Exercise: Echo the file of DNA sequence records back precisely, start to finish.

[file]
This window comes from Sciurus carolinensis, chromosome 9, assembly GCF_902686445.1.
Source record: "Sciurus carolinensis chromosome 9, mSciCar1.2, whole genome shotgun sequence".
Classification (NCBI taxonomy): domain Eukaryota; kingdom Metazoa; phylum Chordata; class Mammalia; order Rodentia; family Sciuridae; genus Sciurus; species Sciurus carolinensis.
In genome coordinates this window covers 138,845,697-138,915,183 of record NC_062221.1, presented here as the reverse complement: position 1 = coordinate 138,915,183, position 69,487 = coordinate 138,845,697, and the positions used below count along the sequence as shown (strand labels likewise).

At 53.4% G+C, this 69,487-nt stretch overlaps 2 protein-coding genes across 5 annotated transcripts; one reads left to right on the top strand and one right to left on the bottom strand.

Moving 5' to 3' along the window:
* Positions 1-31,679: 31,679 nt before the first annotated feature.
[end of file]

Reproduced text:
This window comes from Sciurus carolinensis, chromosome 9, assembly GCF_902686445.1.
Source record: "Sciurus carolinensis chromosome 9, mSciCar1.2, whole genome shotgun sequence".
Classification (NCBI taxonomy): domain Eukaryota; kingdom Metazoa; phylum Chordata; class Mammalia; order Rodentia; family Sciuridae; genus Sciurus; species Sciurus carolinensis.
In genome coordinates this window covers 138,845,697-138,915,183 of record NC_062221.1, presented here as the reverse complement: position 1 = coordinate 138,915,183, position 69,487 = coordinate 138,845,697, and the positions used below count along the sequence as shown (strand labels likewise).

At 53.4% G+C, this 69,487-nt stretch overlaps 2 protein-coding genes across 5 annotated transcripts; one reads left to right on the top strand and one right to left on the bottom strand.

Moving 5' to 3' along the window:
* Positions 1-31,679: 31,679 nt before the first annotated feature.